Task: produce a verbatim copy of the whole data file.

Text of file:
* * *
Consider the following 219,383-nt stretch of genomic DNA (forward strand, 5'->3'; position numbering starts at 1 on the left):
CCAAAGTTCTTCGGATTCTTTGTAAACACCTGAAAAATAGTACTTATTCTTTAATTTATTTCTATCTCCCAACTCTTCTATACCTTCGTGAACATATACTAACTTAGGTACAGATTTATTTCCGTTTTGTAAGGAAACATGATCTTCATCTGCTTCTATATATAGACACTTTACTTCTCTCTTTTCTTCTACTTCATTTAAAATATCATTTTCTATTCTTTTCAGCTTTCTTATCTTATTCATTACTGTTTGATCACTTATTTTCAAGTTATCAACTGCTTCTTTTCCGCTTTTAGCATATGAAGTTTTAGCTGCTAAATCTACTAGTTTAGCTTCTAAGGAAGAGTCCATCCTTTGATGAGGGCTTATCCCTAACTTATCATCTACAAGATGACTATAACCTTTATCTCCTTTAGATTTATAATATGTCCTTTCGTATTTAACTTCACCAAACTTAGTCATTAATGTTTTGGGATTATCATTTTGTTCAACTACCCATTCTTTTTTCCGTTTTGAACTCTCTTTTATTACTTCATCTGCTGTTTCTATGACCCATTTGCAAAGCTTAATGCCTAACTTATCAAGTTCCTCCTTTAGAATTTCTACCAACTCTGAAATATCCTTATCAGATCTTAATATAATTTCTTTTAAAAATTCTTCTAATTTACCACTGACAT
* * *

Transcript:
Consider the following 219,383-nt stretch of genomic DNA (forward strand, 5'->3'; position numbering starts at 1 on the left):
CCAAAGTTCTTCGGATTCTTTGTAAACACCTGAAAAATAGTACTTATTCTTTAATTTATTTCTATCTCCCAACTCTTCTATACCTTCGTGAACATATACTAACTTAGGTACAGATTTATTTCCGTTTTGTAAGGAAACATGATCTTCATCTGCTTCTATATATAGACACTTTACTTCTCTCTTTTCTTCTACTTCATTTAAAATATCATTTTCTATTCTTTTCAGCTTTCTTATCTTATTCATTACTGTTTGATCACTTATTTTCAAGTTATCAACTGCTTCTTTTCCGCTTTTAGCATATGAAGTTTTAGCTGCTAAATCTACTAGTTTAGCTTCTAAGGAAGAGTCCATCCTTTGATGAGGGCTTATCCCTAACTTATCATCTACAAGATGACTATAACCTTTATCTCCTTTAGATTTATAATATGTCCTTTCGTATTTAACTTCACCAAACTTAGTCATTAATGTTTTGGGATTATCATTTTGTTCAACTACCCATTCTTTTTTCCGTTTTGAACTCTCTTTTATTACTTCATCTGCTGTTTCTATGACCCATTTGCAAAGCTTAATGCCTAACTTATCAAGTTCCTCCTTTAGAATTTCTACCAACTCTGAAATATCCTTATCAGATCTTAATATAATTTCTTTTAAAAATTCTTCTAATTTACCACTGACAT